Polish President Lech Kaczynski dead in plane crash

My thoughts are with the family of President Lech Kaczynski at this time as they come to terms with their loss due to a plane crash near Smolensk. Also reported among the dead are Polish Army chief of staff, General Franciszek Gagor, National Bank President Slawomir Skrzypek and Deputy Foreign Minister Andrzej Kremoer.

Accidents happen, we all know that.  But there are some sensible precautions that can be taken to reduce risk.  Which is why, when investigations are carried out into the aircraft to determine what caused the crash, questions will surely be asked about the Polish Air Force’s  use of two Soviet era Tupolev Tu-154M aircraft (as below) for VIP flights by the Polish President and Prime Minister.

Image from W-Wa Jeziorki blog

The aircraft has a less than impressive safety record.  The Wikipedia entry for the Tu-154 aircraft tells readers that:

There have been 63 serious flight incidents with Tu-154s, including 36 hull-losses with human fatalities.[17] Six of those incidents resulted from terrorist or military action including an intentional shootdown by Israel, an accidental missile shootdown by Ukraine, several from poor runway conditions in winter (including one which struck snow ploughs on the runway), cargo overloading by airlines in the lapse of post-Soviet federal safety standards (several cases), and mid-air collisions due to faulty air traffic control or mis-communication. Other incidents have resulted from mechanical problems (two cases prior to 2001), running out of fuel on unscheduled extended route, pilot error, and cargo fires. According to the BBC and aviation experts[who?], the Tu-154 has an average safety record considering its length of service (and heavy use in the most demanding conditions), and few accidents appear to have been due to technical failure.[18]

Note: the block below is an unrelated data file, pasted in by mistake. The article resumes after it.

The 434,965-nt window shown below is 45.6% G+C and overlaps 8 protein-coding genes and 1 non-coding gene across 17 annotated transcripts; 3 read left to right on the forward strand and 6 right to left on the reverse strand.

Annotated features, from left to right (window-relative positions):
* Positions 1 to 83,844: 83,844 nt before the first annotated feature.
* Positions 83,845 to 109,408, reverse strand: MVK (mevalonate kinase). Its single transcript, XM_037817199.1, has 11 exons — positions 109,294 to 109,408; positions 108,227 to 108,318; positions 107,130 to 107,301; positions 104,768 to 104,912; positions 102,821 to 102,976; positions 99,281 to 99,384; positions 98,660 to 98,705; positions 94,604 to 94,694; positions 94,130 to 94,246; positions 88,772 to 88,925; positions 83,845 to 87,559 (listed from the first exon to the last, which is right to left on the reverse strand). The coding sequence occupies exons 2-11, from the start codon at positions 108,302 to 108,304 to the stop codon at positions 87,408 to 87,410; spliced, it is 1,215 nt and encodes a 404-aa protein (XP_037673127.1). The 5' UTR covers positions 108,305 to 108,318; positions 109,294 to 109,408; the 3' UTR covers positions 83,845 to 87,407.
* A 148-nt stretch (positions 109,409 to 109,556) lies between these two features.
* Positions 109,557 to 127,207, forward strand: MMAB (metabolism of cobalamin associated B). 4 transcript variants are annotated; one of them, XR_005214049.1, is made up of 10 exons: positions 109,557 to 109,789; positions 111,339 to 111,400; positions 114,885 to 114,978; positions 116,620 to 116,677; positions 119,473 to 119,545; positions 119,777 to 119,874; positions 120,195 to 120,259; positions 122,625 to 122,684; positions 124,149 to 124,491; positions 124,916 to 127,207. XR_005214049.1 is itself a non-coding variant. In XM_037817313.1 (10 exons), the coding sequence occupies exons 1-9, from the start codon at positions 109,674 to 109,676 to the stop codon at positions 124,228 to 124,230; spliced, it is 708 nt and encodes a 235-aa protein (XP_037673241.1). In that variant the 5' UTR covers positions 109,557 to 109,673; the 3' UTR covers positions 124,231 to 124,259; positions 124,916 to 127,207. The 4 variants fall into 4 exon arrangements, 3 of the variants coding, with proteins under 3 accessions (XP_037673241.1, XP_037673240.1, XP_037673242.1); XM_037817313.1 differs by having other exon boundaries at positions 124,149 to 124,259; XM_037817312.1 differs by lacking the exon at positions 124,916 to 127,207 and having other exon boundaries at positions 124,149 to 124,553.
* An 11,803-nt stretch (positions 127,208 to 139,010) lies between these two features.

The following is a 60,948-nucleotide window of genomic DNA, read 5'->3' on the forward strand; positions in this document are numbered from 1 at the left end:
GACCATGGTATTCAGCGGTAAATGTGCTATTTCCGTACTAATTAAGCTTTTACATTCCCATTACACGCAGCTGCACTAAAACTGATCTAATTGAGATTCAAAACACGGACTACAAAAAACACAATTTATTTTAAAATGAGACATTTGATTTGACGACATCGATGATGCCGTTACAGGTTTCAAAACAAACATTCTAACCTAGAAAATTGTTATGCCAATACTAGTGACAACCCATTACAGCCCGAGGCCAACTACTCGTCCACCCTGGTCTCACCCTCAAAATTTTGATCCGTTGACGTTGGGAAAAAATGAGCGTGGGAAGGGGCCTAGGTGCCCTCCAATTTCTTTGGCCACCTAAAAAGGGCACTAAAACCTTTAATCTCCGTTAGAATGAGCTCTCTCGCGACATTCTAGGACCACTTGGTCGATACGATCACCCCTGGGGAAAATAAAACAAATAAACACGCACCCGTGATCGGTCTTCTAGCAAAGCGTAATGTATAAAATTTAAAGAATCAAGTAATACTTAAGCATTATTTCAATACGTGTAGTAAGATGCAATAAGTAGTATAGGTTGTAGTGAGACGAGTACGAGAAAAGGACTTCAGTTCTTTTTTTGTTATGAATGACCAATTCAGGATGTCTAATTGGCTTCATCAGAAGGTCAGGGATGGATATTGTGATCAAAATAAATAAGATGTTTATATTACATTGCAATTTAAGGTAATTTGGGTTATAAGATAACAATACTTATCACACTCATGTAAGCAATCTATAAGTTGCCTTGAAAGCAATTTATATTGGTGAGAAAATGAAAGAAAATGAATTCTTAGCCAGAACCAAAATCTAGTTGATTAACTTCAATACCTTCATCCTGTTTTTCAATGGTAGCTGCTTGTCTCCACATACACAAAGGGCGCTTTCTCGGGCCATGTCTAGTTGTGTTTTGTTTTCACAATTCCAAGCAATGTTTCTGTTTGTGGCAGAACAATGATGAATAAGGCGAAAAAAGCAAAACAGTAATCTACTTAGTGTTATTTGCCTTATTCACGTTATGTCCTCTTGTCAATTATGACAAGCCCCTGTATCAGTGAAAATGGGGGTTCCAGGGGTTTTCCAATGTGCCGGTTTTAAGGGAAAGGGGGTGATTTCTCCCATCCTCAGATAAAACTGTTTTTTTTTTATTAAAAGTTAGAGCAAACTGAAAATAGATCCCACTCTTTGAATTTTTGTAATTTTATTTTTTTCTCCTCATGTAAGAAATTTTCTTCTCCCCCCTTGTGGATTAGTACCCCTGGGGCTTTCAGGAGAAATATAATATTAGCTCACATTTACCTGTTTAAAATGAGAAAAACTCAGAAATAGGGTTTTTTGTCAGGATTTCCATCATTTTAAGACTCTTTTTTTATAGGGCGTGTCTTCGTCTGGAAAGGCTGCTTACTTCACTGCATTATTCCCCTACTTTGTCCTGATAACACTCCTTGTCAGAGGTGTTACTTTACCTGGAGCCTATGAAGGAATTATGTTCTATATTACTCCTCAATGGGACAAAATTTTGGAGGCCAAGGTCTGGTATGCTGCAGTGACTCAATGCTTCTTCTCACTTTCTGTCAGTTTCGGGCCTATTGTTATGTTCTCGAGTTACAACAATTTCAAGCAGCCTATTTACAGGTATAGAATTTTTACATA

Why would Poland continue using such an aircraft for its head of state when not only has LOT Polish Airlines long since retired its Tupolev fleet and replaced it with a mix of Boeing and Embraer aircraft?  Even Russia’s Aeroflot has decommissioned its Tu-154 fleet.

Polish Tu-154M of the 36th Special Air Transport Regiment at Warsaw

Given Russian threats to Poland about the previously planned siting of interceptor missiles, the tangle with the EU as President Kaczynski tried to avoid signing the Libson Treaty, the desire of many for a re-alignment of Polish politics and the recent excitement over the possible production of a large volume of shale gas that could reduce dependence on Russian gas, there will no doubt be any number of conspiracy theories about this crash, especially as it happened inside Russia.

But realists won’t need to look much further than reliance on a ageing aircraft with a less than reassuring safety record.

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